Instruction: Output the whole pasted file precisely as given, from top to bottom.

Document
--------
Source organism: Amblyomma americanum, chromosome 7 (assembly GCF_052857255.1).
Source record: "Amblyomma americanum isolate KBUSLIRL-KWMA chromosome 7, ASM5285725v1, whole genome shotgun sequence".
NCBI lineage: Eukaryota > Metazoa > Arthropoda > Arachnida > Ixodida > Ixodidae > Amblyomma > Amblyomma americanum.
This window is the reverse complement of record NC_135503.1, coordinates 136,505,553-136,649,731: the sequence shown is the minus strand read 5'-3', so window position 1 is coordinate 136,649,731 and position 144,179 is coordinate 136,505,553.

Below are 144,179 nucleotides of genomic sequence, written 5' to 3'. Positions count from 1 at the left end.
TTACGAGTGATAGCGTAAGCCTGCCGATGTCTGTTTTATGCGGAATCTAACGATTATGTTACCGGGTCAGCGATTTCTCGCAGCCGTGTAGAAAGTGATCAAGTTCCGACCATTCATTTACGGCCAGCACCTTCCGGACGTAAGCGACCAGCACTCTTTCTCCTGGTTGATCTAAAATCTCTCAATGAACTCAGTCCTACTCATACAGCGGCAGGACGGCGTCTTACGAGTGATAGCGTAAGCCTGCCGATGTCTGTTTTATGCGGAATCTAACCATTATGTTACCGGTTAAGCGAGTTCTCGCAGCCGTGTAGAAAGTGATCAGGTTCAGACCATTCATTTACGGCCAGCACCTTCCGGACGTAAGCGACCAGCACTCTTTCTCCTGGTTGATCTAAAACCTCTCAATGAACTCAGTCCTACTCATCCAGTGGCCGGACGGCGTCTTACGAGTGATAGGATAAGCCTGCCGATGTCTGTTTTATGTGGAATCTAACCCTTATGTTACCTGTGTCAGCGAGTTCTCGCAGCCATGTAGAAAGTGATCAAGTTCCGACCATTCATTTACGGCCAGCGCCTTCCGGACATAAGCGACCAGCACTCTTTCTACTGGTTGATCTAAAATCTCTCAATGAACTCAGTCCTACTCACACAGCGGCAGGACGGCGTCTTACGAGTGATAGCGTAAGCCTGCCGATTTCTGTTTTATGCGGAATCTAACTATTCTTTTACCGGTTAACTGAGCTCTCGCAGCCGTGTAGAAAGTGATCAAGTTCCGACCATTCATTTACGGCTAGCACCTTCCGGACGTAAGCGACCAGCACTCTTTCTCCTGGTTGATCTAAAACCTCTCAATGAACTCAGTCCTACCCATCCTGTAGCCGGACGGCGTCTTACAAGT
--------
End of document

Source organism: Amblyomma americanum, chromosome 7 (assembly GCF_052857255.1).
Source record: "Amblyomma americanum isolate KBUSLIRL-KWMA chromosome 7, ASM5285725v1, whole genome shotgun sequence".
NCBI lineage: Eukaryota > Metazoa > Arthropoda > Arachnida > Ixodida > Ixodidae > Amblyomma > Amblyomma americanum.
This window is the reverse complement of record NC_135503.1, coordinates 136,505,553-136,649,731: the sequence shown is the minus strand read 5'-3', so window position 1 is coordinate 136,649,731 and position 144,179 is coordinate 136,505,553.

Below are 144,179 nucleotides of genomic sequence, written 5' to 3'. Positions count from 1 at the left end.
TTACGAGTGATAGCGTAAGCCTGCCGATGTCTGTTTTATGCGGAATCTAACGATTATGTTACCGGGTCAGCGATTTCTCGCAGCCGTGTAGAAAGTGATCAAGTTCCGACCATTCATTTACGGCCAGCACCTTCCGGACGTAAGCGACCAGCACTCTTTCTCCTGGTTGATCTAAAATCTCTCAATGAACTCAGTCCTACTCATACAGCGGCAGGACGGCGTCTTACGAGTGATAGCGTAAGCCTGCCGATGTCTGTTTTATGCGGAATCTAACCATTATGTTACCGGTTAAGCGAGTTCTCGCAGCCGTGTAGAAAGTGATCAGGTTCAGACCATTCATTTACGGCCAGCACCTTCCGGACGTAAGCGACCAGCACTCTTTCTCCTGGTTGATCTAAAACCTCTCAATGAACTCAGTCCTACTCATCCAGTGGCCGGACGGCGTCTTACGAGTGATAGGATAAGCCTGCCGATGTCTGTTTTATGTGGAATCTAACCCTTATGTTACCTGTGTCAGCGAGTTCTCGCAGCCATGTAGAAAGTGATCAAGTTCCGACCATTCATTTACGGCCAGCGCCTTCCGGACATAAGCGACCAGCACTCTTTCTACTGGTTGATCTAAAATCTCTCAATGAACTCAGTCCTACTCACACAGCGGCAGGACGGCGTCTTACGAGTGATAGCGTAAGCCTGCCGATTTCTGTTTTATGCGGAATCTAACTATTCTTTTACCGGTTAACTGAGCTCTCGCAGCCGTGTAGAAAGTGATCAAGTTCCGACCATTCATTTACGGCTAGCACCTTCCGGACGTAAGCGACCAGCACTCTTTCTCCTGGTTGATCTAAAACCTCTCAATGAACTCAGTCCTACCCATCCTGTAGCCGGACGGCGTCTTACAAGT